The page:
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Accommodating International Students in the Wake of Change

SEATTLE, WA - MARCH 08: Sukhneet Dhillon (L), age 11, and her family arrive from a flight from India that went through Tokyo at the SeattleTacoma International Airport (also known as Sea-Tac Airport) on March 8, 2020 in Seattle, Washington. The airline industry is seeing a global slowdown as a result of the novel coronavirus, COVID-19. (Photo by Karen Ducey/Getty Images)

By Lindsay Price

There has been a lot of uncertainty this summer over how The University of Tampa’s Fall session will move forward in the wake of the COVID-19 pandemic. Schools have been a hot button issue over the summer, with debate raging on whether or not classes should be held in person. UT has laid out its reopening plans and deliberated on a variety of issues that the Fall semester will present.

But, international students have extra hurdles to clear to continue their education at UT. Changes have been made to the United States Student and Exchange Visitor Program, and students from the countries hardest hit by the coronavirus may be denied entry to the United States. 

There may be question marks even for students who are already in the country. A recent announcement from the federal government, now rescinded, threatened to deport any foreign students who did not attend in-person classes.

Additionally, international students coming from abroad, as well as any American students returning from outside the country, will be required to quarantine for 14 days. This means that they will have to arrive by Wednesday, Aug.12 to attend the first day of UT’s Fall semester, Wednesday, Aug. 26. This does not account for time needed to move.

Kari Tews, UT coordinator for International Education Programs and Outreach, explained that virtual options have been established for orientation to accommodate these concerns. Fall 2020 New International Student Orientation has been moved to a Zoom format, and a remote check-in option has been made available. 

In-person check-in will still be available, but social distancing measures have been instituted to mitigate the spread of the virus. She expressed that UT will continue to communicate their plans and provide options for international students as the semester progresses.

“We are excited to welcome our international students back to campus. We recognize this is a time of uncertainty, and we are using all available information from local, state, and federal authorities in our decision-making,” said Tews. “Students who are unable to enter the U.S. this Fall will be able take their current schedule of courses online. This option will be available to continuing and new international students as well as U.S. citizens currently living abroad and our students from Puerto Rico and other U.S. territories. Through this process, students will also be able to request an accommodation for medical reasons.”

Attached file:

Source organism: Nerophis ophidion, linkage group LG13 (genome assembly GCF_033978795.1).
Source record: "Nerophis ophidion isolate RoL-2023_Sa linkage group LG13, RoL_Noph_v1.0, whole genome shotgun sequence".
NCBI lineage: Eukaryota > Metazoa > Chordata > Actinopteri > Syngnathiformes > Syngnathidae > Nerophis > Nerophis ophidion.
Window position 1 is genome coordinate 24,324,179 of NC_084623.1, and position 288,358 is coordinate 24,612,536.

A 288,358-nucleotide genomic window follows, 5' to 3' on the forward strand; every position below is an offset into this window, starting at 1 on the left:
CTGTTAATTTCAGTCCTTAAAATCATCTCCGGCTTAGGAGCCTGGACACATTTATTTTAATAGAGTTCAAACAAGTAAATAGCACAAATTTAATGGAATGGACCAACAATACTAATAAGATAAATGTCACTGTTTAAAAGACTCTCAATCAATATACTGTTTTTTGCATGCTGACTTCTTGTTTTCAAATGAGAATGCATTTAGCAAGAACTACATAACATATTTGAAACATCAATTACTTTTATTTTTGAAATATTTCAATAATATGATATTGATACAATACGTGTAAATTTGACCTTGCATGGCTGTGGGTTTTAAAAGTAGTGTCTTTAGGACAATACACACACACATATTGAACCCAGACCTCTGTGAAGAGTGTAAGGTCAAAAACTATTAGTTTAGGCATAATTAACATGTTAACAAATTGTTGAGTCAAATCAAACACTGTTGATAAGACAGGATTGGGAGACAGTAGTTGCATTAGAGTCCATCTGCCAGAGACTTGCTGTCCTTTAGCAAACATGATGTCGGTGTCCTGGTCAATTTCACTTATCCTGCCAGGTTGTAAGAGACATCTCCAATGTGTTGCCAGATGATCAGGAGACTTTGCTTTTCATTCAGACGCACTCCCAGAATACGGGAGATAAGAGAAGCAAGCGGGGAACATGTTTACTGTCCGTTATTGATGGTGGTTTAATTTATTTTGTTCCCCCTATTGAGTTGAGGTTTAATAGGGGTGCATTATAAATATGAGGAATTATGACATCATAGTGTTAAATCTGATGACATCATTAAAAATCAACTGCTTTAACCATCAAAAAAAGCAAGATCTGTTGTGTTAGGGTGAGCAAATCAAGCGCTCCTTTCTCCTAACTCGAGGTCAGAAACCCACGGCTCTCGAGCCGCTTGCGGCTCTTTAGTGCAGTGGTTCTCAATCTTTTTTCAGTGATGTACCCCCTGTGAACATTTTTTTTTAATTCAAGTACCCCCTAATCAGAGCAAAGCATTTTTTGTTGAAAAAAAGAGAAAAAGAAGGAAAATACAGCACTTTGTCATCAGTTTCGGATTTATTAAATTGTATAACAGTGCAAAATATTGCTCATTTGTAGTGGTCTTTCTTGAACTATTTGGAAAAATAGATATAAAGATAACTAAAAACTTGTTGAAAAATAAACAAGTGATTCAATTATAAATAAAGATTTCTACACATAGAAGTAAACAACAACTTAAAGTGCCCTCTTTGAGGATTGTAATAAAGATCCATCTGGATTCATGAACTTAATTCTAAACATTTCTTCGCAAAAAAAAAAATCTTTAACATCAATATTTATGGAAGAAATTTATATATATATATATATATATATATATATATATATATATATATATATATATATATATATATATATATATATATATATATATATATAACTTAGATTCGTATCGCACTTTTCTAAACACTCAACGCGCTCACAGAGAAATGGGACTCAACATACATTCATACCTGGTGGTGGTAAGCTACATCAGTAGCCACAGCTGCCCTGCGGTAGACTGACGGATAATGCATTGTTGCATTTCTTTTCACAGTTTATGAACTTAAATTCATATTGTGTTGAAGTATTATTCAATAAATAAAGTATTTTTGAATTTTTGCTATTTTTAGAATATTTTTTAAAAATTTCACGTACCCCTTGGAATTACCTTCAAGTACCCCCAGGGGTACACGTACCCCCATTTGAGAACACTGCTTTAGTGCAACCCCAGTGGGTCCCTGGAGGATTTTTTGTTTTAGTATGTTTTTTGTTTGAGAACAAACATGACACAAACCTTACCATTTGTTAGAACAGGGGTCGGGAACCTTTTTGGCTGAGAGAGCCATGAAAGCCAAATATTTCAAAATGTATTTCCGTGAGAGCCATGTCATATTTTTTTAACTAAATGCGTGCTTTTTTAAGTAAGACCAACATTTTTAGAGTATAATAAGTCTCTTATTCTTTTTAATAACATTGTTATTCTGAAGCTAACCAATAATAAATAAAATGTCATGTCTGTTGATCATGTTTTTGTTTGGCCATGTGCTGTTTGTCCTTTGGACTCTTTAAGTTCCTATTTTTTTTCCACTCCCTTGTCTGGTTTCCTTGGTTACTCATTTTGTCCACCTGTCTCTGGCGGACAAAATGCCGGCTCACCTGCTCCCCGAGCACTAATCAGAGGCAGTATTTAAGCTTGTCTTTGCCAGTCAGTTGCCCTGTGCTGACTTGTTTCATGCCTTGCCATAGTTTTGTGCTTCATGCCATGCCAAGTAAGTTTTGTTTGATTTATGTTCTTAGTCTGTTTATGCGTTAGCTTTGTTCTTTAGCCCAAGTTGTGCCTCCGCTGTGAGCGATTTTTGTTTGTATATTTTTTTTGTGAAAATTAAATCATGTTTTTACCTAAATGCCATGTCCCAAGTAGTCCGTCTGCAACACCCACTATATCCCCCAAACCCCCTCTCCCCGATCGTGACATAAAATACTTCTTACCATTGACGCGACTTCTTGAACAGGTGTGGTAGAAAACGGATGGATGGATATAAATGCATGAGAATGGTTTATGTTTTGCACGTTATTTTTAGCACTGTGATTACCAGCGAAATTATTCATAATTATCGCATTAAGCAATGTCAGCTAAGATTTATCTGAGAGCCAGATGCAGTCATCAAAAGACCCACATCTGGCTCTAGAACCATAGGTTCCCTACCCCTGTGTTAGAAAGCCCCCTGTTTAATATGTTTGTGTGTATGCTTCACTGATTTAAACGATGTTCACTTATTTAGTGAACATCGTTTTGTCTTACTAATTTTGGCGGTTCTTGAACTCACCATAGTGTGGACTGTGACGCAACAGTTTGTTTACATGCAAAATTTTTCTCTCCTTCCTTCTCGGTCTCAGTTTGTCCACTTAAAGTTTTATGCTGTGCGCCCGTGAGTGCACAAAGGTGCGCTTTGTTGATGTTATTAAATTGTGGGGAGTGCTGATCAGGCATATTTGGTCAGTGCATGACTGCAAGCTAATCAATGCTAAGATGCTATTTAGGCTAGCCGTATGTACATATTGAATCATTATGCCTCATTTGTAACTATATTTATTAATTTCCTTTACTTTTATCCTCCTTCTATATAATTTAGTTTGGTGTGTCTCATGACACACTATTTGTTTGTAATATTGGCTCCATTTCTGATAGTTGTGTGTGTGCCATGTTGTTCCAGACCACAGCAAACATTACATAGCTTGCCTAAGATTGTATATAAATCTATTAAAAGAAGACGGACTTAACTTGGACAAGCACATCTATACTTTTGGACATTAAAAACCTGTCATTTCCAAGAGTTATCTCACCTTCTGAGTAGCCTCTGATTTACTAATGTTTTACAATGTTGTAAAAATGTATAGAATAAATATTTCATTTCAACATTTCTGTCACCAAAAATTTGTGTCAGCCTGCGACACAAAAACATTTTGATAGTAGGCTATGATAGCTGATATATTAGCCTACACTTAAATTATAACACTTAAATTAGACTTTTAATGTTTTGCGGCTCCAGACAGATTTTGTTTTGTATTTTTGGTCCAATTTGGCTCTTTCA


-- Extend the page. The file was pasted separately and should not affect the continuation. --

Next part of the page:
At the present time, UT will be moving ahead with a combination of in-person and remote learning. The International Programs Office assures students that even if UT is forced to move fully to online classes, international students will still maintain their F-1 student visa status and be allowed to remain inside the U.S. if they desire. Additionally, as long as they are enrolled for the Fall semester, they will hold active status on their Student and Exchange Visitor Information System records whether they are in the U.S. or not.

Martín Farias, a senior finance major from Guatemala, is ready to return to campus in spite of fears over the virus. The possibility of cases spreading at UT is troubling, but it does not outweigh his excitement to wrap up his academic career. He expressed faith in UT’s reopening plans and the need for all students to do their part to keep the disease from spreading on campus.

“I am entering my last semester at UT, so I’m excited and looking forward to returning to campus. I am also a little nervous about what is going to happen when students come back and if cases of COVID-19 start spiking at the university,” said Farias. “However, I am confident in the plans of the university for managing this situation. It’s going to be very important for each student, staff, and faculty member to be responsible and maintain a safe and clean environment so we all can have another successful year at UT.”

The coronavirus situation in Guatemala differs from the staggering rate of infections in the United States, with just 55,270 confirmed cases of COVID-19 in Guatemala. Just in the state of Florida, by comparison, has surpassed 518,000 cases, and the United States is nearing the 5 million mark. There are risks for international students, like Martín, by attending in-person classes in the U.S., as it is the epicenter of the global pandemic.

Guidelines that apply to all students will be essential in avoiding a major outbreak on campus during the Fall semester. Wearing masks, social distancing on campus, screening for symptoms, and isolating confirmed or suspected cases are among recommendations made by the UT COVID-19 Health Safety Task Force. Student compliance will be necessary to protect the community and limit the risks of in-person learning.

All students are encouraged to review UT’s Fall Reopening announcement and the Spartan Shield Safety Plan before classes resume on Wednesday, Aug. 26.

 

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